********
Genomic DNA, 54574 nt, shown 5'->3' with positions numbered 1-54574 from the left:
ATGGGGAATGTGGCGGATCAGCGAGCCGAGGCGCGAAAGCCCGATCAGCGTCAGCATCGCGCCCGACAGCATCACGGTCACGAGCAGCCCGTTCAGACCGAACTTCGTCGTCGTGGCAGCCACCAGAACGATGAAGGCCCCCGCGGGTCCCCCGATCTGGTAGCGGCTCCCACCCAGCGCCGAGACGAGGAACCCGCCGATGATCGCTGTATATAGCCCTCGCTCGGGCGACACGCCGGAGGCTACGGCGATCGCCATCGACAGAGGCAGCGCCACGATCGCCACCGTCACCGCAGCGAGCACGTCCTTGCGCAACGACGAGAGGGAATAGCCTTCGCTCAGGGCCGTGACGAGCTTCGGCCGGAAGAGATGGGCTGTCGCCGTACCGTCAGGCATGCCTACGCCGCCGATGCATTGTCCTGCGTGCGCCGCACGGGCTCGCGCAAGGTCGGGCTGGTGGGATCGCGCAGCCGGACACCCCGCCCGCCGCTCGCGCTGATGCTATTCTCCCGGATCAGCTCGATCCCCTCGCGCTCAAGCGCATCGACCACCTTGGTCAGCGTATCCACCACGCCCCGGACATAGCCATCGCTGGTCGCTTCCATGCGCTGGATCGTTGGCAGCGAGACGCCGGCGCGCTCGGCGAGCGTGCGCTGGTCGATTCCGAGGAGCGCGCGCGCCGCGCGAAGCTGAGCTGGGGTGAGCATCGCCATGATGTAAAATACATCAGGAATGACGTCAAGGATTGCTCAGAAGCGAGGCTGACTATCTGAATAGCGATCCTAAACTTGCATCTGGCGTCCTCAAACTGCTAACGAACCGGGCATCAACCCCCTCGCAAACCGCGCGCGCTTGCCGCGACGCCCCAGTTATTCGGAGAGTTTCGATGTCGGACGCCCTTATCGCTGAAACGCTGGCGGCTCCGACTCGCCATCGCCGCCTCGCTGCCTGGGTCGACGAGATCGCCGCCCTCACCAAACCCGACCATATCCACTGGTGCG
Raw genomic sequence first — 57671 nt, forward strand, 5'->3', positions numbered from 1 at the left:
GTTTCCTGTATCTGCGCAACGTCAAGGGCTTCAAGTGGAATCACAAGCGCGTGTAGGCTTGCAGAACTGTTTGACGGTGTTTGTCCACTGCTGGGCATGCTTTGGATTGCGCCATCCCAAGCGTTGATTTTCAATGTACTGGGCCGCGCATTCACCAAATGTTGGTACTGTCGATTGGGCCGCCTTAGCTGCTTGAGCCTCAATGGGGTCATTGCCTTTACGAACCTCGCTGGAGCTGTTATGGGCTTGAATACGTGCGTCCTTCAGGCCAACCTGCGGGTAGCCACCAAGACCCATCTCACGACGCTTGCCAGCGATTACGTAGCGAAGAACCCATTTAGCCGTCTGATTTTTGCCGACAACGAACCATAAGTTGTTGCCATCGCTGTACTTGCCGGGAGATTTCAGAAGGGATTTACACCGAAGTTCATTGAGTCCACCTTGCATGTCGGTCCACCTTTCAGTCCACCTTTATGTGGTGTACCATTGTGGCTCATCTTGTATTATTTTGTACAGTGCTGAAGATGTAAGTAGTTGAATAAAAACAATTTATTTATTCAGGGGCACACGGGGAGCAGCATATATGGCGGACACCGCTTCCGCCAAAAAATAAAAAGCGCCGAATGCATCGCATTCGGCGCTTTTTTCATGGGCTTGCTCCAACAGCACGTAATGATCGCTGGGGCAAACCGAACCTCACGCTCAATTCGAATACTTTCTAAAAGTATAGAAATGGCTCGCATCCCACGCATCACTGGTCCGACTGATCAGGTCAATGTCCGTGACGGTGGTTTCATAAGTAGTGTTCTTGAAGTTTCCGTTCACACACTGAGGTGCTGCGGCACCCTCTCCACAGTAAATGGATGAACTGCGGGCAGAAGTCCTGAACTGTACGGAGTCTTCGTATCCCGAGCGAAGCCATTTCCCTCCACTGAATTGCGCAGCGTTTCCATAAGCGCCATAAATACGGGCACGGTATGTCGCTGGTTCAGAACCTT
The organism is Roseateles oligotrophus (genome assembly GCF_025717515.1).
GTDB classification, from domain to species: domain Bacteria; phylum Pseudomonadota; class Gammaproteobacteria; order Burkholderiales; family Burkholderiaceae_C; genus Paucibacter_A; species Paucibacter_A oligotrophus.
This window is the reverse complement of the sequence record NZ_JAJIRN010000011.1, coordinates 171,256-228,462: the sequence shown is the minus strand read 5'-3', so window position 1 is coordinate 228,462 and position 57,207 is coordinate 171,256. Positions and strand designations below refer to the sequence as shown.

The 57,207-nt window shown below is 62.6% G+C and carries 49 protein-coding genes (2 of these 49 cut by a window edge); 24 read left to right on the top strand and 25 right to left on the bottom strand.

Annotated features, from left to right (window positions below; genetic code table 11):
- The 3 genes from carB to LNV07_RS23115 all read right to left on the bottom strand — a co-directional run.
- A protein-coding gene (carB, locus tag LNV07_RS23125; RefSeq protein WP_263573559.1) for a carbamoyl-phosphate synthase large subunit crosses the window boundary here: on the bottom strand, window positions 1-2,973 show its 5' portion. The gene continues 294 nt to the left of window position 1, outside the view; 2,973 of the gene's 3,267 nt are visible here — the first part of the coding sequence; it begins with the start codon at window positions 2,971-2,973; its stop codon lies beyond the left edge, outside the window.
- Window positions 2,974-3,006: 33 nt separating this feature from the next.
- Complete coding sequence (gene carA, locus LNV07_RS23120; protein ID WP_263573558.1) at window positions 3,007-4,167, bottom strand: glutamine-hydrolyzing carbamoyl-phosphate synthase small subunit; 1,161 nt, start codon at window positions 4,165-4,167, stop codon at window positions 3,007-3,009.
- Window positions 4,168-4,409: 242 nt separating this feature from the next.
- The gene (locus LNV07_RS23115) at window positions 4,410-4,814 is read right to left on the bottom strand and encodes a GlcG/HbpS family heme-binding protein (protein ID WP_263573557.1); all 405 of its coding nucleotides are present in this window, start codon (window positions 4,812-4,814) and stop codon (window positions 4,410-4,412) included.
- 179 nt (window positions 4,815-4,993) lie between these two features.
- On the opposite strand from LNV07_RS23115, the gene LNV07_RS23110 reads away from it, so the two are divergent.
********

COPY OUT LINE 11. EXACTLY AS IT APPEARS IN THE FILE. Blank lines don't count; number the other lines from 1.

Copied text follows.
- A protein-coding gene (carB, locus tag LNV07_RS23125; RefSeq protein WP_263573559.1) for a carbamoyl-phosphate synthase large subunit crosses the window boundary here: on the bottom strand, window positions 1-2,973 show its 5' portion. The gene continues 294 nt to the left of window position 1, outside the view; 2,973 of the gene's 3,267 nt are visible here — the first part of the coding sequence; it begins with the start codon at window positions 2,971-2,973; its stop codon lies beyond the left edge, outside the window.